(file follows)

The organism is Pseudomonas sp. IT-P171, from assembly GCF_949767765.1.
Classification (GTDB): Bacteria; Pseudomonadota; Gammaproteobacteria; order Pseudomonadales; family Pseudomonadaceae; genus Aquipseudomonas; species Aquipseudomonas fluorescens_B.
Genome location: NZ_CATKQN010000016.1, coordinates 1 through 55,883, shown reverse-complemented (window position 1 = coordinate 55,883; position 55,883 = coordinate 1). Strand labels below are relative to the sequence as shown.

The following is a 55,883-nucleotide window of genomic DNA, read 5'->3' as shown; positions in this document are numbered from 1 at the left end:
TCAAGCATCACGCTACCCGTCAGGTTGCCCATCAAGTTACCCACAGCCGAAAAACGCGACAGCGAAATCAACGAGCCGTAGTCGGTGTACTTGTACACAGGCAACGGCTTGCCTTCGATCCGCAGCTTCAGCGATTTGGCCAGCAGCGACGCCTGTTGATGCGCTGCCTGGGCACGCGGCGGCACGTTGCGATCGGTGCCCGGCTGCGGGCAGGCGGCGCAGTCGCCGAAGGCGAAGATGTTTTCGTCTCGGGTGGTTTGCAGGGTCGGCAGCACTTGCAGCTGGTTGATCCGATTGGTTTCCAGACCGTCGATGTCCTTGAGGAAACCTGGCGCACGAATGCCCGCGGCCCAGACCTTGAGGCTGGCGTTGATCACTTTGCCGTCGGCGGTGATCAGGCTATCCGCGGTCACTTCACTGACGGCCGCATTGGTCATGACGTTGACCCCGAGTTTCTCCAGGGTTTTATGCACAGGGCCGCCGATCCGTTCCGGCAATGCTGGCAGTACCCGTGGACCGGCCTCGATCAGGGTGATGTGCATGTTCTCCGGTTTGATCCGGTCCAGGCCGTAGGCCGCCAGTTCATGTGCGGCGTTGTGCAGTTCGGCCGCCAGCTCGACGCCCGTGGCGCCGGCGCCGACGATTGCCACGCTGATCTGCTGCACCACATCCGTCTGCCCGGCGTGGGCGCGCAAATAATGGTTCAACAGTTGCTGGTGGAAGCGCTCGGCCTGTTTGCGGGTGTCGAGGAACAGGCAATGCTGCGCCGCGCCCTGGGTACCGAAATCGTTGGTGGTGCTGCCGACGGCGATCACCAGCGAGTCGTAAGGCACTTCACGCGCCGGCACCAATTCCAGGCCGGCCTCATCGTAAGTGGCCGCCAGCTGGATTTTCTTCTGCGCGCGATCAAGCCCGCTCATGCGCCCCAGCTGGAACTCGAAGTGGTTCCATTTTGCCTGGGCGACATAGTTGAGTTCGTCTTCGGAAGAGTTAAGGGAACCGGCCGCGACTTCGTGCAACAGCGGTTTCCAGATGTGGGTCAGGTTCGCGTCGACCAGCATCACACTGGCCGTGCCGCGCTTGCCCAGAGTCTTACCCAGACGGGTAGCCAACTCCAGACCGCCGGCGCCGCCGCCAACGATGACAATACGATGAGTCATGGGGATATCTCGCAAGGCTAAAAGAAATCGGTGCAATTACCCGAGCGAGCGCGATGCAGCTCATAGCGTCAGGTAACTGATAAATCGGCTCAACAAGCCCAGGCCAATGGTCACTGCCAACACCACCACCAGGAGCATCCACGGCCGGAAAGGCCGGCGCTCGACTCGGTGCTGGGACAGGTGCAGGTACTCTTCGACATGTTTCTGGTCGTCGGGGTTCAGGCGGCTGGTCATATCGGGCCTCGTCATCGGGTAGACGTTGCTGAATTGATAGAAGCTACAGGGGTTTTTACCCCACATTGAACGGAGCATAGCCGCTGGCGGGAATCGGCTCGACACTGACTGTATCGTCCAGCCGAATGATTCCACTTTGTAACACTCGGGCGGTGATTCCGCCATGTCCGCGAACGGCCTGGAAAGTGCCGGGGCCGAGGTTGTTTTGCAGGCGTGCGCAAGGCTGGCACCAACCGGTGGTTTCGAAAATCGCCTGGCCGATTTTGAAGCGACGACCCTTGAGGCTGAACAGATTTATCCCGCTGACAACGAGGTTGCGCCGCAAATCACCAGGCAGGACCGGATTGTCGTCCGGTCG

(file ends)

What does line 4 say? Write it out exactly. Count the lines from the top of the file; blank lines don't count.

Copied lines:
The following is a 55,883-nucleotide window of genomic DNA, read 5'->3' as shown; positions in this document are numbered from 1 at the left end: